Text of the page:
7. I too would like an alternative to the outrageous pricing by SDG&E, however like others, I have reservations as to whether or not the City of San Diego can manage such an undertaking. They can not seem to manage the public responsibilities they presently have adequately. Pot holes, homelessness, street lights, policing, etc. Seems like the Mayor and his ilk are only interested in installing bike lanes by removing traffic lanes and parking spaces, ensuring that there is diversity equity and inclusion in city hiring and generally thumbing their nose at City taxpayers.

  8. There is potential to save much more than suggested in this article. In part because, as some of you may know, the CPUC is advancing new rules, proposed by investor owned utilities, that will allow for fixed rate electricity charges based on income for investor owned utilities. For families with six figure incomes this will cost you an extra $1500/year (link below). This will be inescapable, even if you install solar power, batteries and use zero electricity. However this extra charge WILL NOT apply to non-profit locally controlled utilities.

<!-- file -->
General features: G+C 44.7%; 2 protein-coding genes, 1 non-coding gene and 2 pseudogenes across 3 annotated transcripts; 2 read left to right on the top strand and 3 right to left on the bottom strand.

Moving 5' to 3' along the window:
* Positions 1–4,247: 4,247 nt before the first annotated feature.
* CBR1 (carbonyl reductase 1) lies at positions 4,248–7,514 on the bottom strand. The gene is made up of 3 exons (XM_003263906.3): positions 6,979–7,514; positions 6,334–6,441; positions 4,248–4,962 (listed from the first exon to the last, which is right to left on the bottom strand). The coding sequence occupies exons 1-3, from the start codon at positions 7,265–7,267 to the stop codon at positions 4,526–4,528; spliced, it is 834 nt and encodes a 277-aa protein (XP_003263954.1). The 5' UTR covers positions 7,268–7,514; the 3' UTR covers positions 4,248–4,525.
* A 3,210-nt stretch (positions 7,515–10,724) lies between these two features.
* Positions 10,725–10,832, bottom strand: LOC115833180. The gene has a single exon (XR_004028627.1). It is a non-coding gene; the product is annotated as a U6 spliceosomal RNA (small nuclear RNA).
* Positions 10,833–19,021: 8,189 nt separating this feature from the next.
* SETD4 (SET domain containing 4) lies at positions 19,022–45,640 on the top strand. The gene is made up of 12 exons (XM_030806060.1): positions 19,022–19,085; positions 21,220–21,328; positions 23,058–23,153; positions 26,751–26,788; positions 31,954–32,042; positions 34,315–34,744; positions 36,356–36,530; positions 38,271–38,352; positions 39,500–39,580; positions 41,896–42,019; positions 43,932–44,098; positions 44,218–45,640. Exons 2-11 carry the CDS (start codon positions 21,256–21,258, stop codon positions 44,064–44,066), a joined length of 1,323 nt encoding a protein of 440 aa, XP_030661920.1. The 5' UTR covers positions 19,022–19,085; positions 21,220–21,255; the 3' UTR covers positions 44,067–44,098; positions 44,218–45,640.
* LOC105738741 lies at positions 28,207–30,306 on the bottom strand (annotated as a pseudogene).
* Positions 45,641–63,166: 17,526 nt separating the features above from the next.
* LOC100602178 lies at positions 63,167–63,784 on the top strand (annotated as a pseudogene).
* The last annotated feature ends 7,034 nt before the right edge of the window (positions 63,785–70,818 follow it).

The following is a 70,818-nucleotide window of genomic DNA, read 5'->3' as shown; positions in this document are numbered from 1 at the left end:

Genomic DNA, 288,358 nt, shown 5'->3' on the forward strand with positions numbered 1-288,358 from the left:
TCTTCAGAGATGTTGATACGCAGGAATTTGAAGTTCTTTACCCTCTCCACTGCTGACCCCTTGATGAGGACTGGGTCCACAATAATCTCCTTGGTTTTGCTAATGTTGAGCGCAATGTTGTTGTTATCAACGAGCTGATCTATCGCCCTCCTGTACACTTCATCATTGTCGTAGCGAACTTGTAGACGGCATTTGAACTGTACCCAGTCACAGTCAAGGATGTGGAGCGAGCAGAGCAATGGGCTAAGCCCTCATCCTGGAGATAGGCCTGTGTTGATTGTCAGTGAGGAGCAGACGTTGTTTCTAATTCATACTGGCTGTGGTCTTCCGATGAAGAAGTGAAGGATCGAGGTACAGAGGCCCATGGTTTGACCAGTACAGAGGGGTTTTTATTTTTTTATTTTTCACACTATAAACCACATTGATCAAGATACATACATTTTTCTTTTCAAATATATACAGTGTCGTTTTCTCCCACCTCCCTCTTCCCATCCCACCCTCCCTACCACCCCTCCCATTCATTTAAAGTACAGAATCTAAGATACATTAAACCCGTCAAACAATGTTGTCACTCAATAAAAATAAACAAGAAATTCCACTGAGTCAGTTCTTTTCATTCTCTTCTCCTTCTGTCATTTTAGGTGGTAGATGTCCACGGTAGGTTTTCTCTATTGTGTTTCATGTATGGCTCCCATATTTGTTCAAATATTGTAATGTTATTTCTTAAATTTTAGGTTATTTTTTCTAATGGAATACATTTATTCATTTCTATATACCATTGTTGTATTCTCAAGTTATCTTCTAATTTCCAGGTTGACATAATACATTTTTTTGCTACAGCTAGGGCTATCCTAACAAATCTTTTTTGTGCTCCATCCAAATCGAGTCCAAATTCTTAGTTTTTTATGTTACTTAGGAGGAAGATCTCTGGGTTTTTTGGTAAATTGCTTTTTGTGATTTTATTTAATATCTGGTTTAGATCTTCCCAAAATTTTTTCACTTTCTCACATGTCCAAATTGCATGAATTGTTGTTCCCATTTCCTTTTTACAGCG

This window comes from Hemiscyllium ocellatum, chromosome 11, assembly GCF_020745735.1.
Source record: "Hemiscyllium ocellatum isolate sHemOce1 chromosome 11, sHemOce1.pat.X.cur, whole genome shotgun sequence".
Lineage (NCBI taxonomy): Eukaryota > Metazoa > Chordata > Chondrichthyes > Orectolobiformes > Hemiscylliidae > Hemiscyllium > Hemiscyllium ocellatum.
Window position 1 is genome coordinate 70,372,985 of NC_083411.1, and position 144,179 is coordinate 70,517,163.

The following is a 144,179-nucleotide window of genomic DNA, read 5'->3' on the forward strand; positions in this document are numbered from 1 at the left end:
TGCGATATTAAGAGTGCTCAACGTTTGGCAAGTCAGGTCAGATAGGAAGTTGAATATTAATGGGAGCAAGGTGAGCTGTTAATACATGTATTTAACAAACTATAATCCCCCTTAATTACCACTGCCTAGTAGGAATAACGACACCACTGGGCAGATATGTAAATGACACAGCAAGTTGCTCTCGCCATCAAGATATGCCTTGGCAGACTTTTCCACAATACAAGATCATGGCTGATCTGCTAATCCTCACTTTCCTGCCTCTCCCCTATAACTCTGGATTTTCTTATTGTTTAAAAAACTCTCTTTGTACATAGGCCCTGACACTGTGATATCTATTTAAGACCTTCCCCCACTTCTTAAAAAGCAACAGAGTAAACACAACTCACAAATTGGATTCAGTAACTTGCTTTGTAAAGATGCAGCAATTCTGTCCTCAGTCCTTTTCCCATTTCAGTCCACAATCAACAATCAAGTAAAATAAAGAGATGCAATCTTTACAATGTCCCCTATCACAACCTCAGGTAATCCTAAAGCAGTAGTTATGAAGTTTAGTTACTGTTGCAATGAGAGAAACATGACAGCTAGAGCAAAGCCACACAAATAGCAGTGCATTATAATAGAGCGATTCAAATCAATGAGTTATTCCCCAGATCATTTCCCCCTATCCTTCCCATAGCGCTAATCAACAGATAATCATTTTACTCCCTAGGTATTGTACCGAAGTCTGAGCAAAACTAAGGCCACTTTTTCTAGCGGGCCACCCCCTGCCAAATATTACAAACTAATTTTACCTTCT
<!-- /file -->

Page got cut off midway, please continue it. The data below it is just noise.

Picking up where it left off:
The proposal is to create a non-profit power company that would be independently managed but accountable to the citizens of San Diego rather than distant shareholders. Many cities in California and the USA have these. They have been shown to provide electricity more reliably and at lower cost than investor owned utilities. More information can be found at the link below. This San Diego organization is still getting off the ground so please check back if you are interested in the topic.

    1. If I remember correctly. The San Diego City council studied buying SDGE around 1990. Look it up. I think it was during Mayor OConner term.

  9. How about we demand that the guarantee of a certain percentage of profit making be deleted out the contract between the state and the Gas & Electric companies. At least lower that percentage. And, stop the greed of raising profit margins by the Gas & Electric companies. The world has changed because the climate is changing. We need new standards.

  10. The Sunday Union Tribune (6AUG23) Business section surveyed 10 economists about
    “Should San Diego create its own municipal power company?”
    It’s not often you can get 10 economists to agree on anything, but the city council almost managed.
    9 out of 10 said NO